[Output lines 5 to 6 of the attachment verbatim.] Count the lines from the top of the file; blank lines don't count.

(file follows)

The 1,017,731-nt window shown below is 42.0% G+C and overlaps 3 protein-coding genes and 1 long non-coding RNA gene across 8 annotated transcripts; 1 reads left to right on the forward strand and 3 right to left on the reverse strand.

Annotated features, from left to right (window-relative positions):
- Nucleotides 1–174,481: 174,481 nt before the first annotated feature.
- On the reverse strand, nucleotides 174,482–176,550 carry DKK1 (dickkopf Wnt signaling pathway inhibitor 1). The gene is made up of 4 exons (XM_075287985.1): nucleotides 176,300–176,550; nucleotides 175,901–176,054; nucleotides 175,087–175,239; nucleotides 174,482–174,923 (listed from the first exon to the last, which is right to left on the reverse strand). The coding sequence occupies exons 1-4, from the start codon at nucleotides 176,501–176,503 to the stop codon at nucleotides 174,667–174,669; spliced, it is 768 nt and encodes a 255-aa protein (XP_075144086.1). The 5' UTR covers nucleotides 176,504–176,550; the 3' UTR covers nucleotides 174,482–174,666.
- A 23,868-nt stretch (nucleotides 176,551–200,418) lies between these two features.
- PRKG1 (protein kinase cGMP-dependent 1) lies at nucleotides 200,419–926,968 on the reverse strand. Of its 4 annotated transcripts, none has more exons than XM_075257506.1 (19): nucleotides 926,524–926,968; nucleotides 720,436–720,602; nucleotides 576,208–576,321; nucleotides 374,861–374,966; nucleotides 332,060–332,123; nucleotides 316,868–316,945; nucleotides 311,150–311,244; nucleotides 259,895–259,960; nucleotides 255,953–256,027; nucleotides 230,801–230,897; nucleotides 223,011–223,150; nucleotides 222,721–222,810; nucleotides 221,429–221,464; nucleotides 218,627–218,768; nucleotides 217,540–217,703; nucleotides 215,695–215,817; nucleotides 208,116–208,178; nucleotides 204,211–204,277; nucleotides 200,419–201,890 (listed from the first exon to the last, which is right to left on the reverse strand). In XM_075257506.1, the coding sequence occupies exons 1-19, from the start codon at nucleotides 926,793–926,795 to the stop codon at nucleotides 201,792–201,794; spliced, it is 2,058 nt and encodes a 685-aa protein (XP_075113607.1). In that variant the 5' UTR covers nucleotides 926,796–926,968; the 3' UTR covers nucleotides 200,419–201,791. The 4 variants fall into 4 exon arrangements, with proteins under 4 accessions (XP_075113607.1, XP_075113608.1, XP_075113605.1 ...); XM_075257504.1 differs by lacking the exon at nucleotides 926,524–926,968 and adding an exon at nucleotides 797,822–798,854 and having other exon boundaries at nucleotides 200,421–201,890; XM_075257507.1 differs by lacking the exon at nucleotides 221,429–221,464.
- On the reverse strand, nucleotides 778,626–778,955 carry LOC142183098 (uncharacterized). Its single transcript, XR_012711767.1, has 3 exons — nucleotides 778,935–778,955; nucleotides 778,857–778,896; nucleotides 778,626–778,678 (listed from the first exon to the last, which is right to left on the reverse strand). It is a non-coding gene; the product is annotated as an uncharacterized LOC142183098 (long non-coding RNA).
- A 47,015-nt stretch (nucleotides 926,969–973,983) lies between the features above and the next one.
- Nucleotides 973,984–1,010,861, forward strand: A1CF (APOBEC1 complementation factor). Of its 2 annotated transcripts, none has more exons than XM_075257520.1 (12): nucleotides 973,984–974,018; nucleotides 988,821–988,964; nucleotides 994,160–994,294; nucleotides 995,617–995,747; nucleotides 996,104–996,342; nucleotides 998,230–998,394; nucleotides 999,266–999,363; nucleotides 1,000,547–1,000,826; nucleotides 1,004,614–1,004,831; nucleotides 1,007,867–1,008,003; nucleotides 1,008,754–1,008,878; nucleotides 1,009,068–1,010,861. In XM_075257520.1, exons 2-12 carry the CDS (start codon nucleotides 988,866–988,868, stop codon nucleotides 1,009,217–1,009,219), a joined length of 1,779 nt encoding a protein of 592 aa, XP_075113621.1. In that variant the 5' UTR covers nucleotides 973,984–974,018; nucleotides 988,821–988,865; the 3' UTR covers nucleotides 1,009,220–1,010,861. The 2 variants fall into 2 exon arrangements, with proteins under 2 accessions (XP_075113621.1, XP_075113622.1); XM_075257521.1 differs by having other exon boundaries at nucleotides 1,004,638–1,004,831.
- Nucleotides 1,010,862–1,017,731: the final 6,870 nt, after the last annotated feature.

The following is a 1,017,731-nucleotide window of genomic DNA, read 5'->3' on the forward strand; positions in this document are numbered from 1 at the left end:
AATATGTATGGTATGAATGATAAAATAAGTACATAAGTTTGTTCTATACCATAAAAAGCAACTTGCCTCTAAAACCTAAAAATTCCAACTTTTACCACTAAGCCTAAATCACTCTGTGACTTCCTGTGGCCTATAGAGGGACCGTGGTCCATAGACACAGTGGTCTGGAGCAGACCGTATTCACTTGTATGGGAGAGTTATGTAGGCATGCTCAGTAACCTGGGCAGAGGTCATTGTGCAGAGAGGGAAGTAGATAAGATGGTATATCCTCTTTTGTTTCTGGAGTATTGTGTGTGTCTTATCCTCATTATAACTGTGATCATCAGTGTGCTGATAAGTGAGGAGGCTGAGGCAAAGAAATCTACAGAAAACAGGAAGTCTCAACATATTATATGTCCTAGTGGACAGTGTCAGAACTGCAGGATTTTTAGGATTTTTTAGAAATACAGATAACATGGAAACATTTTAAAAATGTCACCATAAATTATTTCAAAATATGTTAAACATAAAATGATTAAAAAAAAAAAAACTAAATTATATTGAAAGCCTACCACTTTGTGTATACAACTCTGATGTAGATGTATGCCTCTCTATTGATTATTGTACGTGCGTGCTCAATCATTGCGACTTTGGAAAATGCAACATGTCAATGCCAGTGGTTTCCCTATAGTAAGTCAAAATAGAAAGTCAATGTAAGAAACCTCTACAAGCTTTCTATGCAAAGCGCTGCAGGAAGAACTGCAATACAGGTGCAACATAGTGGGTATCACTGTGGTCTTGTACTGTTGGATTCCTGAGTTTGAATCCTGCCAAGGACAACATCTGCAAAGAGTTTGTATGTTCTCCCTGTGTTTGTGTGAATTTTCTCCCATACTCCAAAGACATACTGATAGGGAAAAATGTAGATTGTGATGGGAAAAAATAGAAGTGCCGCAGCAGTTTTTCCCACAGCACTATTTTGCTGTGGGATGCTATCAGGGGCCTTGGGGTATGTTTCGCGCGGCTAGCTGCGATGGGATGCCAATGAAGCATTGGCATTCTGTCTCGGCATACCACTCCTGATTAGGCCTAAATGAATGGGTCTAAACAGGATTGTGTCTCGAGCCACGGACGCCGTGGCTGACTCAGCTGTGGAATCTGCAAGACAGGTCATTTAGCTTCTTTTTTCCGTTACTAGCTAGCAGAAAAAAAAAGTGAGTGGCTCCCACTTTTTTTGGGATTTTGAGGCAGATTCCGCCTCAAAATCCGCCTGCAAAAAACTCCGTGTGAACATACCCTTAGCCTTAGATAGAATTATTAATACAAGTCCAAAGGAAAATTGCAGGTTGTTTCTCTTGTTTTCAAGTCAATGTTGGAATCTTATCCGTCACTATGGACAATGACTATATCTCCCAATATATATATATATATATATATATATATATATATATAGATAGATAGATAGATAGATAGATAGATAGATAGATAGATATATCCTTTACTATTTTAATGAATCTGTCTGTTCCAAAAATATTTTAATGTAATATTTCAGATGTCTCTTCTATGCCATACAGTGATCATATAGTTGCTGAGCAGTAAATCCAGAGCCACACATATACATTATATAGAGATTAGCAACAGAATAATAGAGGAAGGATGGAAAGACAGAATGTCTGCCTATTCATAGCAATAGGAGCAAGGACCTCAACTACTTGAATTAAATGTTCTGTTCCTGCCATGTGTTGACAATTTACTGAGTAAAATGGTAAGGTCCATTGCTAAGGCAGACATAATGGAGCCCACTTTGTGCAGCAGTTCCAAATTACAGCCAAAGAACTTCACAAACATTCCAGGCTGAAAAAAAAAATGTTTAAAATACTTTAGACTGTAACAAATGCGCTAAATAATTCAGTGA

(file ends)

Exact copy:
- A 23,868-nt stretch (nucleotides 176,551–200,418) lies between these two features.
- PRKG1 (protein kinase cGMP-dependent 1) lies at nucleotides 200,419–926,968 on the reverse strand. Of its 4 annotated transcripts, none has more exons than XM_075257506.1 (19): nucleotides 926,524–926,968; nucleotides 720,436–720,602; nucleotides 576,208–576,321; nucleotides 374,861–374,966; nucleotides 332,060–332,123; nucleotides 316,868–316,945; nucleotides 311,150–311,244; nucleotides 259,895–259,960; nucleotides 255,953–256,027; nucleotides 230,801–230,897; nucleotides 223,011–223,150; nucleotides 222,721–222,810; nucleotides 221,429–221,464; nucleotides 218,627–218,768; nucleotides 217,540–217,703; nucleotides 215,695–215,817; nucleotides 208,116–208,178; nucleotides 204,211–204,277; nucleotides 200,419–201,890 (listed from the first exon to the last, which is right to left on the reverse strand). In XM_075257506.1, the coding sequence occupies exons 1-19, from the start codon at nucleotides 926,793–926,795 to the stop codon at nucleotides 201,792–201,794; spliced, it is 2,058 nt and encodes a 685-aa protein (XP_075113607.1). In that variant the 5' UTR covers nucleotides 926,796–926,968; the 3' UTR covers nucleotides 200,419–201,791. The 4 variants fall into 4 exon arrangements, with proteins under 4 accessions (XP_075113607.1, XP_075113608.1, XP_075113605.1 ...); XM_075257504.1 differs by lacking the exon at nucleotides 926,524–926,968 and adding an exon at nucleotides 797,822–798,854 and having other exon boundaries at nucleotides 200,421–201,890; XM_075257507.1 differs by lacking the exon at nucleotides 221,429–221,464.